The Supreme Court of Canada will hear a complex appeal involving a British Columbia First Nation's claim to aboriginal title over a wide area it considers its traditional territory — a case observers say could have far-reaching effects on land claims in B.C. and across the country.

The top court issued a decision Thursday granting the Tsilhqot'in First Nation permission to appeal a ruling that rejected its claim to aboriginal title over 440,000 hectares of land to the south and west of Williams Lake, B.C., in the province's Interior.

The B.C. Appeal Court issued a ruling last year that gave the Tsilhqot'in sweeping rights to hunt, trap and trade in its traditional territory. But the Appeal Court agreed with the federal and provincial governments that the Tsilhqot'in must identify specific sites where its people once lived, rather than asserting a claim over a broad area.

The Tsilhqot'in, a collection of six aboriginal bands that together include about 3,000 people, argue the court's decision failed to recognize the way its people had lived for centuries.

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The Tsilhqot'in already have hunting, trapping and trading rights in their traditional area, and have fought a very public battle in the courts to limit the expansion of mines within that area. (Jonathan Hayward/Canadian Press)

The court heard the Tsilhqot'in people were "semi-nomadic," with few permanent encampments, even though they saw the area as their own and protected it from outsiders.

Chief Joe Alphonse, tribal chairman of the Tsilhqot'in, says it would be like arguing a country's borders only consist of areas where people physically live, while ignoring the areas in between.

"We own the broad territory," Alphonse said in an interview Thursday.

"There's no country that's going to define itself like that anywhere in the world, so why should that apply to First Nations people?"

25 years of legal battles

The case dates back to the early 1990s, when the Tsilhqot'in first began using the courts and a blockade to stop logging operations in the area, setting off a two-decade legal odyssey that has cost tens of millions of dollars.

Alphonse said the case will answer fundamental questions about how to define and award aboriginal title — itself a complicated term that grants natives exclusive control over their traditional lands, with certain limitations.

"With land, you have the power to govern yourself," said Alphonse. "We don't have that right now. First Nations across Canada are watching this case."

There have been several Supreme Court of Canada decisions that have shaped the definition of aboriginal title, how it is decided and what rights come with it.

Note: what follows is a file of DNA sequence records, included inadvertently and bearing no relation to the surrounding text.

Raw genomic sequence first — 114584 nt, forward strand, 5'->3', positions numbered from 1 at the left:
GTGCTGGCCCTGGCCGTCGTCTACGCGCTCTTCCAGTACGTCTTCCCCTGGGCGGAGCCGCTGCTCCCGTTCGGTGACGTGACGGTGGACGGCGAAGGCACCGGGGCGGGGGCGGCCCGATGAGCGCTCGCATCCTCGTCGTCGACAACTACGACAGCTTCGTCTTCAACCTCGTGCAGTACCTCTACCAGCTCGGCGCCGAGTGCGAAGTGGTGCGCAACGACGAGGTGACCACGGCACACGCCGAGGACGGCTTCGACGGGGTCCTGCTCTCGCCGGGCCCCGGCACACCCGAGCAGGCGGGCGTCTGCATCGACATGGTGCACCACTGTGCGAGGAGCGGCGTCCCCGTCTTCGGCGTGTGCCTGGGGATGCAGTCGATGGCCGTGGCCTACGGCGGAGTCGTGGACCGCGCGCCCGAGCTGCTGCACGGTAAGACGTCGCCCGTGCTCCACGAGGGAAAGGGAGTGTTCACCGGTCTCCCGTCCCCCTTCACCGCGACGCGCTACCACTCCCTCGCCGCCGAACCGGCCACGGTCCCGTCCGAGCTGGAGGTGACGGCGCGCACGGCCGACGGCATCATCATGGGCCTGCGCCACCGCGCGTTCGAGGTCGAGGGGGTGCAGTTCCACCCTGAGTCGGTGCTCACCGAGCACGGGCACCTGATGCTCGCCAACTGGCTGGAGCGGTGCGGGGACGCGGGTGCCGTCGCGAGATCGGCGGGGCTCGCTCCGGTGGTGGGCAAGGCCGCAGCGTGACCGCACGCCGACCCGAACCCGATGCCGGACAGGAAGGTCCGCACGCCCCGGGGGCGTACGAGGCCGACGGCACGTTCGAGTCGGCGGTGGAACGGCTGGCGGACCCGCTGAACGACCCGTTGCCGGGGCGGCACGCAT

But Prof. Sebastien Grammond, an expert in First Nations land claims at the University of Ottawa, said much of the law regarding aboriginal title remains vague.

He said the Tsilhqot'in case will determine whether the courts take into account the reality that First Nations didn't use the land like North Americans do now.

"It would seem to me that the B.C. Court of Appeal placed the bar very high, that an aboriginal group has to be able to show something like exclusive possession, like you have to have a fence over a plot of land," said Grammond, the school's dean of civil law.

"I think it is imposing a western concept of occupation of the land on the indigenous people. We all know that's not how aboriginal people used to occupy the land."

Grammond said the case will have a significant impact on treaty negotiations in B.C., which is only now negotiating treaties with its First Nations, as well as in other parts of the country where land claims disputes still persist.

"The bargaining position of the aboriginal people is, 'Look, we have aboriginal title and you need to acknowledge it,"' he said.

"If the courts say that aboriginal title doesn't mean much, then the bargaining position of the indigenous peoples will be much weaker."

B.C. and Canada oppose title claim

The B.C. and federal governments are both opposing the Tsilhqot'in's claims for aboriginal title.

British Columbia's minister of aboriginal relations and reconciliation, Ida Chong, wasn't available for an interview.

She said in a written statement that she prefers negotiated settlements with First Nations and believes the province has been working to build a positive relationship with the Tsilhqot'in. She noted the province and the Tsilhqot'in signed an agreement in 2009 to guide decisions on resource sharing.

"We are proud of that relationship and intend to continue working with the Tsilhqot'in under our government-to-government agreement," the statement said.

A brief statement from Aboriginal Affairs and Northern Development Canada said only that the department would be filing a submission in court.

B.C., unlike other provinces, does not have modern-day treaties with its First Nations. The province created the B.C. Treaty Commission in 1992 to settle land claims with First Nations, but the process has been long and expensive.

Some First Nations, including the Tsilhqot'in, are not participating.

Of the 60 groups currently in the process, only two have seen their treaties signed and ratified by the provincial and federal governments. Six others are nearing the final stages of the process.

The Tsilhqot'in has also been waging a court battle over a controversial mine project on its traditional territory.

The First Nation is among the strongest critics of aproposal by Taseko Mines Ltd. to develop its New Prosperity mine site near Williams Lake.

The $1.1-billion mine was approved by the B.C. government, rejected in a federal government environmental review in 2010 and is now back before the environmental review process.

In 2011, the Tsilhqot'in First Nation won an injunction to stop work on the project, but that injunction was later vacated by a court order.